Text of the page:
Telford food firm banned from serving people with allergies
A Telford food business has been banned from serving anyone who has a known food allergy.
Excellency Midlands, which runs a banqueting hall in Stafford Park had not registered with Telford & Wrekin Council’s Environmental Health team and been trading for approximately six weeks.
It was visited by Telford & Wrekin Council Environmental Health Officers on Thursday, August 1.
At the time of the officers’ visit there was food being prepared for a wedding reception that night for approximately 400 people.
Officers found there were no systems in place to manage cross contamination between food items, resulting in them issuing Excellency Midlands with a 'Hygiene Emergency Prohibition Notice' preventing the business from serving food to customers with known food allergies.
On Tuesday, a District Judge sitting at Telford Justice Centre served a Hygiene Emergency Prohibition Order against Excellency Midlands.
The court heard the storage of allergenic ingredients was poor, such as bags of wheat flour, one of which was seen to have been ripped resulting in flour on the kitchen floor.
The court was also told staff knew nothing about allergens as required by law, there was no appreciation of the management of cross-contamination and no regard was given to the risks posed.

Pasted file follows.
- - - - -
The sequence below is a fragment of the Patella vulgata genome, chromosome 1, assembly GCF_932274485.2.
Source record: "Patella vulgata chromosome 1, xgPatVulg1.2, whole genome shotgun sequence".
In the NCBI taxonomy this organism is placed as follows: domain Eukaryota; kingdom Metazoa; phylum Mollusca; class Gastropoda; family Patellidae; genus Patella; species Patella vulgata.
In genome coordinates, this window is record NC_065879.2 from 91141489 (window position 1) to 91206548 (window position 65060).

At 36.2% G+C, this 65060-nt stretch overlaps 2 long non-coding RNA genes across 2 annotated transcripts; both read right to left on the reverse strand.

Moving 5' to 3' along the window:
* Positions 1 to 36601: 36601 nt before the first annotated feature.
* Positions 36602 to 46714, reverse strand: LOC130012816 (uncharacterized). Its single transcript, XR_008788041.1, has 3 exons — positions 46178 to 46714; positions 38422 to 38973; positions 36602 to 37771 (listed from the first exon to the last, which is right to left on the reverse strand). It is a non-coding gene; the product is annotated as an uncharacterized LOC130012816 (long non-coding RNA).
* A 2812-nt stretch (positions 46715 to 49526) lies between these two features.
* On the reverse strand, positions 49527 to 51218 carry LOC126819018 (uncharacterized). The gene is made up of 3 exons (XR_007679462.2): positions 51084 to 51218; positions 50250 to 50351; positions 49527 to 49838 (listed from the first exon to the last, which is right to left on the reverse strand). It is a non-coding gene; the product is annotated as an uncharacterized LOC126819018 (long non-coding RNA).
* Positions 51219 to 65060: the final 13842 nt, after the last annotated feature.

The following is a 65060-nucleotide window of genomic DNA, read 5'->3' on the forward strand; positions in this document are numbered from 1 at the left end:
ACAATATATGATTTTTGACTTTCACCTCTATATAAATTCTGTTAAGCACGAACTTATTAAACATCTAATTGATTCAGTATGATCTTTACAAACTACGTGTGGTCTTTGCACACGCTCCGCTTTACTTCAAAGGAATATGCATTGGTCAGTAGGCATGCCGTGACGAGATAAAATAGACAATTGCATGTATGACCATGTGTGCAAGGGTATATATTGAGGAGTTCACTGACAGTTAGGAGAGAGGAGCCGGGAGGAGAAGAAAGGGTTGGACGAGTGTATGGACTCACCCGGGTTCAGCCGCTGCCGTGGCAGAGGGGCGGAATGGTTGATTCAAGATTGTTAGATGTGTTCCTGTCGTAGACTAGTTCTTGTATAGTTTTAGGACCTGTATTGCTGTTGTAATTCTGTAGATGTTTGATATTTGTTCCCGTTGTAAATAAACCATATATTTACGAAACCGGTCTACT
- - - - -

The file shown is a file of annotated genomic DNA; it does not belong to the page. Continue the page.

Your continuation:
There was also no system in place for informing customers of allergens contained in the food being served.
In applying for the Hygiene Emergency Prohibition Order, Telford & Wrekin Council said it was not to stop the business from trading, but to prevent it from serving anyone who declares a food allergy.
The order, granted on Tuesday, will stay in force until the business has taken sufficient measures to address the issues and are able to provide food to customers who disclose an allergy without putting them at risk. The company was also ordered to pay £670 costs.
Councillor Richard Overton, Telford & Wrekin Council’s cabinet member for enforcement, said: “Our officers take the management of allergen containing foods by food businesses very seriously, as getting it wrong can lead to potential deaths.
"Food Businesses should be able to tell customers with known food allergies what food they can safely eat from their premises and should have procedures in place to manage the risk of cross contamination.
"Anyone who is concerned about food allergies and the law that governs them can find more information by visiting the council’s website.”